The three Sayre sisters have booked into the Biltmore Hotel to rest and get ready for tomorrow’s wedding at noon in St. Patrick’s Cathedral, just blocks away from the groom’s publisher, Scribner’s.

The plans and guest list are simple. Bridal couple, best man, Rosalind as matron of honor. Zelda’s two sisters—Marjorie and Clothilde Palmer, 29—and their husbands who will come in from Tarrytown tomorrow. That’s it.

Zelda and Scott will honeymoon here at the Biltmore. The bride has a new dark blue suit and a bouquet of orchids. She’s confident that “Goofo,” as she calls her intended, will have made some arrangements for a luncheon. Or at least a cake…

BiltmoreHotelPostcard

Postcard for the Biltmore Hotel

“Such Friends”:  100 Years Ago… is the basis for the book, “Such Friends”:  The Literary 1920s, to be published by K. Donnelly Communications. For more information, email me at kaydee@gpysyteacher.com.

In 2020 I will be talking about literary salons in Ireland, England, France and America, before and after the Great War, in the University of Pittsburgh’s Osher Lifelong Learning program.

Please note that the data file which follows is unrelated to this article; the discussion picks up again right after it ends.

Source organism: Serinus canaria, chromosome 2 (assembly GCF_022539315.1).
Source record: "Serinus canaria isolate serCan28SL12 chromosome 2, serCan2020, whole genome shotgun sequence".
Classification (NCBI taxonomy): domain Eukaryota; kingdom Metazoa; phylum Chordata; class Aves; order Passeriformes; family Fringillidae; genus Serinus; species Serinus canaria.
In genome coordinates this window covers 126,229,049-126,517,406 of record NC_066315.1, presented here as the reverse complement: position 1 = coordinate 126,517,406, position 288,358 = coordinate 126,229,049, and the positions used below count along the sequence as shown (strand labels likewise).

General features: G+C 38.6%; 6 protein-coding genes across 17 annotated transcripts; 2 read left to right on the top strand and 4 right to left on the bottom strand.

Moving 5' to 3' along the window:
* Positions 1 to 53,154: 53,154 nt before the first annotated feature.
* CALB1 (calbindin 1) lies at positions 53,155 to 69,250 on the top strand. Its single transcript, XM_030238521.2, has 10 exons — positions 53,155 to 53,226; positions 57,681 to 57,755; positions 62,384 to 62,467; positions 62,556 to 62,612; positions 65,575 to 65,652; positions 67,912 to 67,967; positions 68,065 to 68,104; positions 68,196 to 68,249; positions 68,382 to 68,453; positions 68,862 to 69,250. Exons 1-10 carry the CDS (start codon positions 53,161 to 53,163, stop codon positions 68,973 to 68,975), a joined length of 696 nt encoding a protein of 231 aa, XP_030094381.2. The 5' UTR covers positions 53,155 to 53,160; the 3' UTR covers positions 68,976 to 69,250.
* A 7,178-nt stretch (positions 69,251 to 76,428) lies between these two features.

Manager as Muse, about Scribner’s editor Maxwell Perkins relationships with Fitzgerald, Ernest Hemingway and Thomas Wolfe is available on Amazon in both print and Kindle versions.

If you want to walk with me through Bloomsbury, you can download my audio walking tour, “Such Friends”: Virginia Woolf and the Bloomsbury Group.

“Such Friends”:  100 Years Ago, March 27 and 28, 1920, New York City, New York; Hollywood, California; and Montgomery, Alabama

Harold Ross, 27, who has made a name for himself around the publishing world by being the successful editor of the U. S. Army’s newspaper, The Stars & Stripes, in Paris during the Great War, is doing quite well now that he is state-side. Ross has just signed a contract to become editor of the American Legion Weekly, the house organ for veterans adjusting to their new lives back in the States.

The contract is his wedding present to Jane Grant, also 27, who he is secretly eloping with later today.

Ross and Grant met in Paris during the war, when she was there with the American Red Cross, entertaining soldiers.

Grant and Ross

Jane Grant and Harold Ross

They had discussed marriage a few times, and this week she said to him,

How about Saturday?”

So he agreed.